Pauline Hanson’s One Nation Party has been listed as one of 20 established and emerging hate groups in Australia by a global extremism think tank, for its track record on anti-multiculturalism, white nationalism, and COVID-19 conspiracy theories.
In a report released on Wednesday, the Global Project Against Hate and Extremism (GPAHE) added One Nation and the Australian Christian Lobby to its registry of Australian hate groups, as part of an educational global series aimed at illustrating how local hate groups interact with others around the world.
Wendy Via, the report’s author and co-founder of GPAHE, said far-right extremist movements, like those listed in the report, inspire terrorism, mass killings, and rights-restricting policies around the world, and they’re increasingly interconnected.
“Community safety and democracies are at risk. It’s critical that people, locally and globally, understand the far-right extremist landscape, how it operates, and how the dots are connected within countries and transnationally in order to counter the threats from these groups,” Via said.
In its Australian report, the think tank describes One Nation’s ideology as one centred around anti-immigrant, anti-Muslim, anti-globalist, white nationalist and conspiratorial sentiment.
The report goes on to detail how the party, through senator Pauline Hanson, runs on a “broadly populist and protectionist platform”, couched in claims that other political parties are out of step with the rest of mainstream Australia.
It also offers readers a speedrun of Hanson’s headline acts of racism and white nationalism, including an incident in 2017, when she wore a burqa into question time before tearing it off during a speech she tried to use to get the religious garment banned.
The One Nation leader has a chequered track record on racism, stretching all the way back to her maiden speech to parliament in 1996, where she ranted about the “reverse racism” that offers Indigenous people of Australia “privileges…over other Australians”.
Earlier this month, Hanson was referred to the Human Rights Commission after she told Greens senator, Mehreen Faruqi, to “piss off back to Pakistan” on Twitter, and later delivered a broadsided defence of the slur on the Senate floor.
“It’s incredibly disturbing to see a growing number of groups boldly advocating for a white ethnostate in Australia,” said Heidi Beirich, a co-founder at GPAHE.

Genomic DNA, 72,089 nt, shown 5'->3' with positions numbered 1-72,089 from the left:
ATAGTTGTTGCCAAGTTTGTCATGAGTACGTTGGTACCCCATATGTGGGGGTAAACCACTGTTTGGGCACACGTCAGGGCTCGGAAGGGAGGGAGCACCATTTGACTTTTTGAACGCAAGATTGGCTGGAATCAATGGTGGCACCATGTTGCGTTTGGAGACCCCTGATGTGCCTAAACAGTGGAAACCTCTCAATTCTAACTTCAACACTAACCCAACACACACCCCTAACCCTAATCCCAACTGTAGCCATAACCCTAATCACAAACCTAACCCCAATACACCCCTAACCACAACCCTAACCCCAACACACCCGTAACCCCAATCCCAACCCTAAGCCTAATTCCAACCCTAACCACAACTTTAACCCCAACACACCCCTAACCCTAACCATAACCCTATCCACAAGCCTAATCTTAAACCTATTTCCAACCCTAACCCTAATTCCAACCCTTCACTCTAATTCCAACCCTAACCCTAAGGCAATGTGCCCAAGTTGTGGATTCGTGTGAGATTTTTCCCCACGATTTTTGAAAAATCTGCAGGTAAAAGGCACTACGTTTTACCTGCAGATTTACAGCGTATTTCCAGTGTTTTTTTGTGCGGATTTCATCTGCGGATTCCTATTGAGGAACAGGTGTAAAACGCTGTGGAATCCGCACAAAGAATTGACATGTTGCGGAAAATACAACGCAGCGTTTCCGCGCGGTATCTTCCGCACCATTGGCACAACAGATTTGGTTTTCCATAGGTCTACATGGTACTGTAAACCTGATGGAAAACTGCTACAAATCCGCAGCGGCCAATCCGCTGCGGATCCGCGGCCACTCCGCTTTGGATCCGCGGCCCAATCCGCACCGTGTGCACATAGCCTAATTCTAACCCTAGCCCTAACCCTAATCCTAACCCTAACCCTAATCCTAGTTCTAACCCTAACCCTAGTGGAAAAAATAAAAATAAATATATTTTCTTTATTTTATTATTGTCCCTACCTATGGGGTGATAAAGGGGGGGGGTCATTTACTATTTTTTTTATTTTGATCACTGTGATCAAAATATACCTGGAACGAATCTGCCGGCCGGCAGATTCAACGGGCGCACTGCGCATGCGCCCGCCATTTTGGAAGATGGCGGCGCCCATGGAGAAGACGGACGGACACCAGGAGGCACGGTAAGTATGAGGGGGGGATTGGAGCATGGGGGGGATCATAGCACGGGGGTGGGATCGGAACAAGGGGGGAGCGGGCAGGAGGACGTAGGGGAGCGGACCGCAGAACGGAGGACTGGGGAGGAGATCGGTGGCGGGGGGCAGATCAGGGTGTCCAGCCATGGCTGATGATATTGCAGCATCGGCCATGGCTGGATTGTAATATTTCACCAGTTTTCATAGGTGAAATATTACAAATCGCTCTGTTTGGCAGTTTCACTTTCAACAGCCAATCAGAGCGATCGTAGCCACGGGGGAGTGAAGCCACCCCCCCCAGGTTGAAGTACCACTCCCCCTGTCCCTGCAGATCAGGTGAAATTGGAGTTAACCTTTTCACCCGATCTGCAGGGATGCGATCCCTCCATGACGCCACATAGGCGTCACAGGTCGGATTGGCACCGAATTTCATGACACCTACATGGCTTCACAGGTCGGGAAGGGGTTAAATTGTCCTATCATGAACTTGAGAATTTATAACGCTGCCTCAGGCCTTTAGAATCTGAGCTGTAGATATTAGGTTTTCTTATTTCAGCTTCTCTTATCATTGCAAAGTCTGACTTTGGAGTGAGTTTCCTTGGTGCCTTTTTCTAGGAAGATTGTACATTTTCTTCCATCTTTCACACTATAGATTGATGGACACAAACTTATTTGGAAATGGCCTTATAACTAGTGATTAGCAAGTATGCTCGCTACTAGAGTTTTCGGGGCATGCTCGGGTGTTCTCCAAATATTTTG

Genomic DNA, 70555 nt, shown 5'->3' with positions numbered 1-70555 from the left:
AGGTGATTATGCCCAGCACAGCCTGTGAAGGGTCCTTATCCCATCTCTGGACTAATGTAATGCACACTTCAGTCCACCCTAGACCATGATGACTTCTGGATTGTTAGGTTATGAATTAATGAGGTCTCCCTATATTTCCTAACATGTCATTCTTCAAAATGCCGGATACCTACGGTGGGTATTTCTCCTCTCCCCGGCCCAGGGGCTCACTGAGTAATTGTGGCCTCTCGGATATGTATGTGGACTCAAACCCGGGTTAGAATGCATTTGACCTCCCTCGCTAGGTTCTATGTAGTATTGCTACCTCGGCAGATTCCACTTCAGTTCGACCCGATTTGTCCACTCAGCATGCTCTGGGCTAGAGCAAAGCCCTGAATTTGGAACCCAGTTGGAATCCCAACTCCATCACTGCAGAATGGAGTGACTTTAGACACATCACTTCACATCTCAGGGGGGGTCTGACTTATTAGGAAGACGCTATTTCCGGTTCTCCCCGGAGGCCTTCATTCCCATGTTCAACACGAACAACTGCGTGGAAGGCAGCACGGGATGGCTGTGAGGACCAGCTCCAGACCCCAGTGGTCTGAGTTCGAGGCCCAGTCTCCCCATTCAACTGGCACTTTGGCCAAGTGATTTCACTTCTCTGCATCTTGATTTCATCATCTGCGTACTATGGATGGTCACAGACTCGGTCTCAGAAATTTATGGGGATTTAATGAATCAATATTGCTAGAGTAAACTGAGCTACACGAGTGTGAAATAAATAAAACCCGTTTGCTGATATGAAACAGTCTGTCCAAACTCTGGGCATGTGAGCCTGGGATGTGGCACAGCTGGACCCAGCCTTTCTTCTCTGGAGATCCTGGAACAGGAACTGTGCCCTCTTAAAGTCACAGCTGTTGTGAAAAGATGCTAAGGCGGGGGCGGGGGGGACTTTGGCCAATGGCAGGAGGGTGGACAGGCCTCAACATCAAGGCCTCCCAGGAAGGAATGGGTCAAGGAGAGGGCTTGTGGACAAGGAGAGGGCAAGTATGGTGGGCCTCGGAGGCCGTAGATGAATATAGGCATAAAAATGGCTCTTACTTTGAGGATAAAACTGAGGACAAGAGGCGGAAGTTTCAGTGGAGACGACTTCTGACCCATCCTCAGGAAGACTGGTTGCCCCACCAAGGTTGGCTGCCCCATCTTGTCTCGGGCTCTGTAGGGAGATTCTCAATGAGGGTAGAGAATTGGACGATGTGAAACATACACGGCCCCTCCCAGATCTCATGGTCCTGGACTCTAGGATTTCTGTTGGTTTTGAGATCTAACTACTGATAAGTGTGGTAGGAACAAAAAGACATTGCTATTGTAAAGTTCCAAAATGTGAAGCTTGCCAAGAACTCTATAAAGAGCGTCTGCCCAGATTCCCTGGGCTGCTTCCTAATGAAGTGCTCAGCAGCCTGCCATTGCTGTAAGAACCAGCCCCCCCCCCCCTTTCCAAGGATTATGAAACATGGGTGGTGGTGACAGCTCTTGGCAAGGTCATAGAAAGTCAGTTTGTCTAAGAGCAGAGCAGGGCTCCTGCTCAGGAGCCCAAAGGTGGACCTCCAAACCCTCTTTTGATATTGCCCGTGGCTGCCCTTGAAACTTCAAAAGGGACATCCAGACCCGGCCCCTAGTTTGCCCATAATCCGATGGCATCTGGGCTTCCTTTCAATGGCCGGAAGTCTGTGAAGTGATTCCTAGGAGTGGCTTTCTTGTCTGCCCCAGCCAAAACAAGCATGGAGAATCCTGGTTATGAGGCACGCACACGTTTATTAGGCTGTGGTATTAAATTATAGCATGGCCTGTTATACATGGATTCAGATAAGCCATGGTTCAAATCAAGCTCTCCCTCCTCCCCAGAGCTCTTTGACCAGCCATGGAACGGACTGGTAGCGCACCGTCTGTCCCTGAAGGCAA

“There is no doubt that the racism and bigotry that Trump unleashed in the US has influenced and emboldened that same sentiment as far away as Australia.”
And Hanson isn’t the only figure with one foot in Canberra to find itself on the GPAHE’s list.
In among various neo-nazi organisations and white nationalist hate groups lies the Australian Christian Lobby (ACL), which is described by the GPAHE as one that is fiercely anti-LGBTQ+, and denies “the existence of transgender people”.
The report also highlights the group's deep ties to state and federal politicians, and its relentless lobbying efforts in Canberra. Among the most recent was the Religious Freedom bill, which failed to pass earlier this year, and could still allow for religious schools to expel students on the basis of their gender, or their sexuality.
The bill became the source of major rupture in the former Morrison government, and exposed a grab-bag of cultural fractures in Australian politics. Namely, the influence with which Christian lobby groups, like the ACL, have come to bend leaders in Canberra at will.
The GPAHE’s Australian report emerges as the second instalment of the series published this year, after the think tank—started by Southern Poverty Law Center Alumni—released a similar resource on Irish hate groups in August.
Even then, the report’s authors say their findings in Australia are “very likely understated” because they haven’t included larger international racist skinhead organisations, like Combat-18, the Hammerskins, and Blood & Honour, which are each active in Australia, and other neo-Nazi groups that have recently been banned.
“Though these groups no longer exist in Australia, it is very likely that former members are involved in other far-right groups or activities.”
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